Step 6: In the <script>, define the collection object and pass the collection to the View object as shown below:

//The Collection Object
var EmpCollection = new EmployeesCollection();
//The View Object and Pass Collection to it
var EmpsView = new EmployeeRecordsView({

Step 7: Since we need to add data entered in Textboxes to the collection and render the data from collection in a Table, subscribe to the ‘add’ event of the collection and call ‘render’ method of the View in it. So when the collection is changed, a new row will be added in the table.

//Subscribe to the 'add' event of the collection
//When Collection changed
//Render the Updated Table View
EmpCollection.on('add', function () {

Step 8: View the page in browser


Enter some data in each Textbox and click on ‘Add’. The data will get added in the Table as shown below:


Click on the ‘Clear’ button to clear all Textboxes. Enter new record values in Textboxes and click on Add button and a new row will be added in the table:


Conclusion: The Backbone library allows you to develop responsive web applications with a clear separation of Model and View. Events associated with Collection helps to notify the UI elements about Updates and accordingly display refreshed data.

This article has been editorially reviewed by Suprotim Agarwal.

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Mahesh Sabnis is a DotNetCurry author and a Microsoft MVP having over two decades of experience in IT education and development. He is a Microsoft Certified Trainer (MCT) since 2005 and has conducted various Corporate Training programs for .NET Technologies (all versions), and Front-end technologies like Angular and React. Follow him on twitter @maheshdotnet or connect with him on LinkedIn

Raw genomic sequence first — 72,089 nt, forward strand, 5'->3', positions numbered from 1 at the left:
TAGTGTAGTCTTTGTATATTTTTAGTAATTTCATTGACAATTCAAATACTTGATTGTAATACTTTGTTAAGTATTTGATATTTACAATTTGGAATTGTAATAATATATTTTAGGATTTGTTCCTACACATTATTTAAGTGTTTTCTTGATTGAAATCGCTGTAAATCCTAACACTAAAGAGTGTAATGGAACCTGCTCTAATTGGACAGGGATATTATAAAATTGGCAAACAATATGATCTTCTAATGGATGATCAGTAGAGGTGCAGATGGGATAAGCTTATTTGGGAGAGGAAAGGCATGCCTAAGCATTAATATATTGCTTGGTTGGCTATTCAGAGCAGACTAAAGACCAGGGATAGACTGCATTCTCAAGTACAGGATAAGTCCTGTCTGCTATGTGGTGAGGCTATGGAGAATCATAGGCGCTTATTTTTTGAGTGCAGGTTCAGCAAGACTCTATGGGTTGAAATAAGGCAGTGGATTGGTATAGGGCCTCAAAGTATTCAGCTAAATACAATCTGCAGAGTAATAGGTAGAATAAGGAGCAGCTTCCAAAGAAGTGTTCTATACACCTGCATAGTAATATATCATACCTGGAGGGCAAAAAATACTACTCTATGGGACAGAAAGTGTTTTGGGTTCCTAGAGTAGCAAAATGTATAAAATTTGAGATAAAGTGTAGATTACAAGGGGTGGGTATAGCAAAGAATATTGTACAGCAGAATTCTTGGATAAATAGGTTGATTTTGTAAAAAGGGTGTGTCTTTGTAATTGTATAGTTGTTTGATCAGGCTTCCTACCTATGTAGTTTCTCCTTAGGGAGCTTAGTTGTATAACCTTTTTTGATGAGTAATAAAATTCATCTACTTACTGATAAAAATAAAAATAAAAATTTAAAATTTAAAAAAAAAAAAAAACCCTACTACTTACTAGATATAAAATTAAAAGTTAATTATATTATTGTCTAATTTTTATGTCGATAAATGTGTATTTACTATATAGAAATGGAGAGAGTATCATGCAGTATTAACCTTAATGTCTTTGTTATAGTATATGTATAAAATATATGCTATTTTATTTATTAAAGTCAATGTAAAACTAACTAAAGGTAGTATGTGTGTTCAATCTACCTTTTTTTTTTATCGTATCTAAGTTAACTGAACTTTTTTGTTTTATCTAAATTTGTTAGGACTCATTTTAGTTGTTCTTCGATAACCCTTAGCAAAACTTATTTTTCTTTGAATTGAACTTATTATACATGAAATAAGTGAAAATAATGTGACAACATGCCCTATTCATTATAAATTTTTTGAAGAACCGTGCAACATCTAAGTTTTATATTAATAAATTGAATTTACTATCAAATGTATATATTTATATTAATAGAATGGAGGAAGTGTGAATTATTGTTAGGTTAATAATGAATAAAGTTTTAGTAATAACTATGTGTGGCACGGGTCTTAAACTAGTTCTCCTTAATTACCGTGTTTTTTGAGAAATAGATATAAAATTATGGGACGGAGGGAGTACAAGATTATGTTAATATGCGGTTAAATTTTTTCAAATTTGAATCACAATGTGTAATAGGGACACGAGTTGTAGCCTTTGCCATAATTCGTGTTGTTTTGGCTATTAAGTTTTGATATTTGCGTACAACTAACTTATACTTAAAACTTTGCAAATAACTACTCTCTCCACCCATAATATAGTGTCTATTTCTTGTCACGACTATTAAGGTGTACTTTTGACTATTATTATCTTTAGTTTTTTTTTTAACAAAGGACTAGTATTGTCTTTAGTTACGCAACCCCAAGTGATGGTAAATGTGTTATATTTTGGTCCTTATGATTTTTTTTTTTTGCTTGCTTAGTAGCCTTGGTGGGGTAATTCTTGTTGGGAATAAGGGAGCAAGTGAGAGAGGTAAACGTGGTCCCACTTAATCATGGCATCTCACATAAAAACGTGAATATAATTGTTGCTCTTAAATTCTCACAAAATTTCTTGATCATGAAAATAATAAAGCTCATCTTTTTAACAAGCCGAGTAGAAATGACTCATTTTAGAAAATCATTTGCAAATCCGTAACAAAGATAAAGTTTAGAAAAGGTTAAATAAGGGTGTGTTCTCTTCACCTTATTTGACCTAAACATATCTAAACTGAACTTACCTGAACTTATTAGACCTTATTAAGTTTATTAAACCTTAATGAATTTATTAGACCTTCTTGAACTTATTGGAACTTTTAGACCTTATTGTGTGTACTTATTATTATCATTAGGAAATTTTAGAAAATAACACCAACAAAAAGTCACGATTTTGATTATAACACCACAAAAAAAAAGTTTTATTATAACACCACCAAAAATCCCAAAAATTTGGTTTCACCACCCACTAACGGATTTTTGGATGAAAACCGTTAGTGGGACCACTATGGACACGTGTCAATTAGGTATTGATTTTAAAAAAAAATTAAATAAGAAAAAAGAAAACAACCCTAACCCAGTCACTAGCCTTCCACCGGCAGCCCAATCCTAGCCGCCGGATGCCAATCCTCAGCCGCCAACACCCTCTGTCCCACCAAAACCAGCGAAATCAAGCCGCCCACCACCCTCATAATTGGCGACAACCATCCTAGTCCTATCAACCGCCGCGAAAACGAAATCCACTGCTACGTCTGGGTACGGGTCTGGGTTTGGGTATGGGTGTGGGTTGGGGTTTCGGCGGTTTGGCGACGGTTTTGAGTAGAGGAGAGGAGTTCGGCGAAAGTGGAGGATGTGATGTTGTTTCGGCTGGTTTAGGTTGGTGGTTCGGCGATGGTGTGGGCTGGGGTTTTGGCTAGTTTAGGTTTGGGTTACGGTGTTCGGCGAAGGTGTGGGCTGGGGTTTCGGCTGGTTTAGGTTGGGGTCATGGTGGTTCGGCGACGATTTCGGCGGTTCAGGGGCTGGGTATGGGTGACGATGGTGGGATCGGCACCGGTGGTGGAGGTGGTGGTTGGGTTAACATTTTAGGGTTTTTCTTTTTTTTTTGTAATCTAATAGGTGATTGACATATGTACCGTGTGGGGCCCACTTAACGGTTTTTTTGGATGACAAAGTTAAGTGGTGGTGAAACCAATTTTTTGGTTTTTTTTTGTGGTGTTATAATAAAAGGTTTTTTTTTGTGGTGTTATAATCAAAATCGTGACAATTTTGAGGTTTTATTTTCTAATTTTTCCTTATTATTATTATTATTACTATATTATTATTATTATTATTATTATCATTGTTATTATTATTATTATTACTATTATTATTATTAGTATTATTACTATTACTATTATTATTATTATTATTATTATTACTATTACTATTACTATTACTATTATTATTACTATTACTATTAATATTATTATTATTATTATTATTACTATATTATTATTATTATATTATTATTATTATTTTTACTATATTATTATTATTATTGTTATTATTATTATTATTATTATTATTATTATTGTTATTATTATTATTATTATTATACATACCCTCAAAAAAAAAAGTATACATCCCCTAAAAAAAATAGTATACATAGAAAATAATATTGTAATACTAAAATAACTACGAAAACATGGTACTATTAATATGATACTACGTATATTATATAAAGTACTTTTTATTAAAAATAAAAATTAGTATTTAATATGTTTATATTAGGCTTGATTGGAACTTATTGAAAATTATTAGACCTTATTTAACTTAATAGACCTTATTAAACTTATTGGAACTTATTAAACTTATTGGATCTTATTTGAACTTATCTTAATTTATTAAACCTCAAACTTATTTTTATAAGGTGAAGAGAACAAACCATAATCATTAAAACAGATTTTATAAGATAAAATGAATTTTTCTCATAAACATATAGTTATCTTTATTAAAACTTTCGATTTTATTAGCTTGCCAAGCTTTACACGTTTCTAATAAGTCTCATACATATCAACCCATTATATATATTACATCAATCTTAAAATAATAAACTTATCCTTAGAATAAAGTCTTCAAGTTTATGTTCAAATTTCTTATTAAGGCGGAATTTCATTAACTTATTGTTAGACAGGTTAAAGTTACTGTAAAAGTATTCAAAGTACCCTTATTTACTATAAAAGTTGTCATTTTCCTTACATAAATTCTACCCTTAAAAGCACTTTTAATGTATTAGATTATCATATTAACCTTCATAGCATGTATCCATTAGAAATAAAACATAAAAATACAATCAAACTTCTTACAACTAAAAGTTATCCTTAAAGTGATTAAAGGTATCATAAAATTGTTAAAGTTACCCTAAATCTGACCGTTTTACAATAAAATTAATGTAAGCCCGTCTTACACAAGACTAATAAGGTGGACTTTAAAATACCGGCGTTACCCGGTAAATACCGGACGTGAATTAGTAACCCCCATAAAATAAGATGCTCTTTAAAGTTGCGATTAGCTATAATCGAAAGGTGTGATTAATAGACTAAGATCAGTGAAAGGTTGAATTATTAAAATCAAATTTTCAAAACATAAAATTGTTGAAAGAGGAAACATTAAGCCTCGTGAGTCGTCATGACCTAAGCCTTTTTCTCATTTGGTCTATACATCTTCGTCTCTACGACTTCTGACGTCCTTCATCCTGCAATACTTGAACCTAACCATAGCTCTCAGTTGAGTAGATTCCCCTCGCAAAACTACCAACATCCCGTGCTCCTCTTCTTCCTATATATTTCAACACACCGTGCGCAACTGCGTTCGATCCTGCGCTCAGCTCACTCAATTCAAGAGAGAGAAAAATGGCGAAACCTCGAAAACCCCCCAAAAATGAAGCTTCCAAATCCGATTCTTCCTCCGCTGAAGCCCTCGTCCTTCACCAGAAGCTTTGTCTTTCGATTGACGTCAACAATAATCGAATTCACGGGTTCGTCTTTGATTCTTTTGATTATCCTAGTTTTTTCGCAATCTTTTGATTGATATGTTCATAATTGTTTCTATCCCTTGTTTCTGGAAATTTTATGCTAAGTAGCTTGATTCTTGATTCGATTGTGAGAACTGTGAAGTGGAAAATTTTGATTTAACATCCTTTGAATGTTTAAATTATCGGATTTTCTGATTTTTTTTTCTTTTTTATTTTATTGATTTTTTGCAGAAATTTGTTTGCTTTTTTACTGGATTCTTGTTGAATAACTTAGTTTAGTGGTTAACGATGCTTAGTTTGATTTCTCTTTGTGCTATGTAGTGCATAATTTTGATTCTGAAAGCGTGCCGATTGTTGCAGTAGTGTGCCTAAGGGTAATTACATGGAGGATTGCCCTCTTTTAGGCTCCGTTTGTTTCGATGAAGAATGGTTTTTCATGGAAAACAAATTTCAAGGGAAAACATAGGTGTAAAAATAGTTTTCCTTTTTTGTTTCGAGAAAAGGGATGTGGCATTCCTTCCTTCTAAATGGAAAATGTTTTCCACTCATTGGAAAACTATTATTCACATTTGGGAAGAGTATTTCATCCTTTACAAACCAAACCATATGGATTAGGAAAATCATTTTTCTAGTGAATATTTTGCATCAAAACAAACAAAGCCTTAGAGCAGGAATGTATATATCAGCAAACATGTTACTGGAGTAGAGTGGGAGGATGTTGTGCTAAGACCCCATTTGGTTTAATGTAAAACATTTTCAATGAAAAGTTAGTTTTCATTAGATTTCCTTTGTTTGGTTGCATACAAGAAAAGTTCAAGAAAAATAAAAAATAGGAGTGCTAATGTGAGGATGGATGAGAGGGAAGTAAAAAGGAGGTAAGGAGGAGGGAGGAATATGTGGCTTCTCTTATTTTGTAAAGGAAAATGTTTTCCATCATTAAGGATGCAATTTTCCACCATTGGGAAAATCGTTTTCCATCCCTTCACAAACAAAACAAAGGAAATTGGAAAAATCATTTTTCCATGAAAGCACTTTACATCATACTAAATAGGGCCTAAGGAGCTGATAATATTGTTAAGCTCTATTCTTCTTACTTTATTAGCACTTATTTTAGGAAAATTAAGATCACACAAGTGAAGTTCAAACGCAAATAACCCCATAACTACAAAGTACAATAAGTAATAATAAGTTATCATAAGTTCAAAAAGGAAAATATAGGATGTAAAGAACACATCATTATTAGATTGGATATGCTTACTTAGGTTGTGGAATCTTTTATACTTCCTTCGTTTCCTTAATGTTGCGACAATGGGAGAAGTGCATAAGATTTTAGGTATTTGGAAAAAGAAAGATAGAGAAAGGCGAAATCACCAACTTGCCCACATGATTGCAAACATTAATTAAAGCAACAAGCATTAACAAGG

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Feedback - Leave us some adulation, criticism and everything in between!
Comment posted by JJ on Monday, March 24, 2014 11:06 PM
I love the new backbone series
Comment posted by Federico Kereki on Sunday, August 10, 2014 10:48 AM
Good example, but a couple of points:

* the code, as is, won't run because of a typo:  "EmpsVeiw.render();" instead of "EmpsView.render();"

* why is there the (unused) "sort by name" checkbox?

* the opening tags shouldn't have a space, as in "< tr"

But the example is good, and helps understand Backbone!

Thanks, and best regards
Comment posted by Suprotim Agarwal on Thursday, August 14, 2014 12:04 AM
@Federico: Fixed Point 1. For point 3, our previous code editor did not escape table tags, so any code containing table html would get rendered as a table. We have upgraded and are updating all articles. So this will get fixed soon.
Comment posted by chayan on Tuesday, August 19, 2014 7:26 AM
It is working perfectly for me.This is a great example with proper explanation.I would like to thank you coz it will be great help for the beginners.
Comment posted by arun on Friday, April 24, 2015 7:44 AM